“This is it. Batman and Robin. Together again for the first time.” And what a beginning it is. The much anticipated “Batman and Robin” #1 has everything you’d expect and want with a new creative team, a new Batmobile, new villains, a new secret hideout, and, of course, a new dynamic duo protecting Gotham.
If you haven’t noticed, the word here is new. Not only that, but it’s also fun. When was the last time a Batman comic felt both new and fun? Yes, Bruce Wayne recently died and that is addressed here, but “Battle for the Cowl” was the mourning period, and “Batman and Robin” is everyone moving on with their lives. And what better way than capturing a new bad guy, the Toad, in a brand new Batmobile that hovers?
The new dynamic duo is certainly different from what fans would expect with Dick Grayson as a Batman trying his best to have fun in a role he always knew he’d have to fill, but hoped against. While his disposition has always been lighter than Bruce’s, the quiet moments with Alfred in the new Batcave show that the happy-go-lucky front he puts on is just that — partly for himself and partly for Damian, Bruce’s son with Talia al Ghul and new Robin.
From his first appearance shortly after Grant Morrison began writing “Batman,” Damian has been impudent, rebellious, and rude — and he’s changed little here. The only noticeable difference is that he’s dedicated himself to taking after his father and is willing to tolerate Dick and Alfred (who he addresses as ‘Pennyworth’). He has the skills to do this job and, worse, he knows it — and can’t help bringing it up at any chance he’s given.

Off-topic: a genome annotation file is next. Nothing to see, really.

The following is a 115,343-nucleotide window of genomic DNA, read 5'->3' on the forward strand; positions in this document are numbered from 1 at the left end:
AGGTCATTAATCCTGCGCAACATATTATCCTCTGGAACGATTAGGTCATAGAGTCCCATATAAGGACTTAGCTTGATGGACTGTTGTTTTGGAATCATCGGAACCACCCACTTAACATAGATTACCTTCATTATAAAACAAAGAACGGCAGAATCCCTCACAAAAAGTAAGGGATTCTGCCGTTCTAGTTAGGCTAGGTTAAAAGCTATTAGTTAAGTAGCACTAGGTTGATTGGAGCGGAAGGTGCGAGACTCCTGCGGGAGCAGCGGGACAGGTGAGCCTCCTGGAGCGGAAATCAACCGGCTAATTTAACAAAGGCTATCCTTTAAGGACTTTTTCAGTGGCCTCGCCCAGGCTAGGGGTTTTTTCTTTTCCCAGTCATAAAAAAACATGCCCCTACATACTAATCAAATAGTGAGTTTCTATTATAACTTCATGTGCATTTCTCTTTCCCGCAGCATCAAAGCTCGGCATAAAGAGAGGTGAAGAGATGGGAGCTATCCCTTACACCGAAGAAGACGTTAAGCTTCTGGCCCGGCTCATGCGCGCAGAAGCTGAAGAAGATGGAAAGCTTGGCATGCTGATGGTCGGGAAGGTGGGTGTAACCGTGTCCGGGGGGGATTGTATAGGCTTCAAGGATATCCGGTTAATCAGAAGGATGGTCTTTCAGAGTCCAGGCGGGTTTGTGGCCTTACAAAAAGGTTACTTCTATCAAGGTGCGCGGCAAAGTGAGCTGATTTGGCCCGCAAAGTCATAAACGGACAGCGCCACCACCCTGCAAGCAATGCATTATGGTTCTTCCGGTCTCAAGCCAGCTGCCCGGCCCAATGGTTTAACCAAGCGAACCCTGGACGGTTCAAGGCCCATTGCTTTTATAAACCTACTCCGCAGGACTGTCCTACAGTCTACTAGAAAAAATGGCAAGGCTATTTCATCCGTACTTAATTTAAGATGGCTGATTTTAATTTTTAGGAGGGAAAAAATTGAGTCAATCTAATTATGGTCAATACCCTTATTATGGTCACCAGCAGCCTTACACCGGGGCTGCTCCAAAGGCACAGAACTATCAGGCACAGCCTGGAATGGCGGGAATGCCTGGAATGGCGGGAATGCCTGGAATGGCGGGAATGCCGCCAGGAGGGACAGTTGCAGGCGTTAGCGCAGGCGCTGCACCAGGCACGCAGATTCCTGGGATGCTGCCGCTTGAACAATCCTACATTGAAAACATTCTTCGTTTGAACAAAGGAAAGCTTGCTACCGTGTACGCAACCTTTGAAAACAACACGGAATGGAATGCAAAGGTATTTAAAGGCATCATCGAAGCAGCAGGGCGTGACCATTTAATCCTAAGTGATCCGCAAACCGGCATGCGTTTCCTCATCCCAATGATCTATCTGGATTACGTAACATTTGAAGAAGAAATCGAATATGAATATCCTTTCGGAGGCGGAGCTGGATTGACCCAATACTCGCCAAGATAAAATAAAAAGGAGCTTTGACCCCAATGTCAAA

The interplay between the two is unusual and not at all what’s expected of Batman and Robin, and it works very well. Dick and Damian have had little on-panel interaction up until this point, so their relationship is very fresh, with neither comfortable with the other yet. Damian acts like he’s the one in charge and Dick does his best to shrug it off, knowing that a well-timed remark is all it takes to bring him back down to Earth.
Nothing seems more fitting for this first issue than for Frank Quitely to join his longtime collaborator Grant Morrison on art. While Morrison is no stranger to Batman, Quitely has only drawn the character a few times in the past, mostly on covers, and he brings a fresh energy to the book. Morrison’s work on the Batbooks to this point has been plagued by less-than-stellar art, so seeing him get a chance to work not just with one of the top artists in the industry, but an artist who so completely understands Morrison’s writing is a joy.
As with most projects, Quitely has added a new trick or two to his art. The most noticeable is the integration of sound effects into the art, which adds to that feeling of fun I mentioned. Since this issue is fast-moving, he opts for large panels and drawings that could easily become iconic stalwarts. The new Batmobile showing off its capabilities, Batman and Robin taking out the Toad, the two testing out their new paracapes… you can’t turn a page without stopping to admire the art.
With expectations high, “Batman and Robin” #1 could have easily disappointed, but it not only meets those expectations, it exceeds them. No one could have asked for a better introduction to the new Batman and Robin.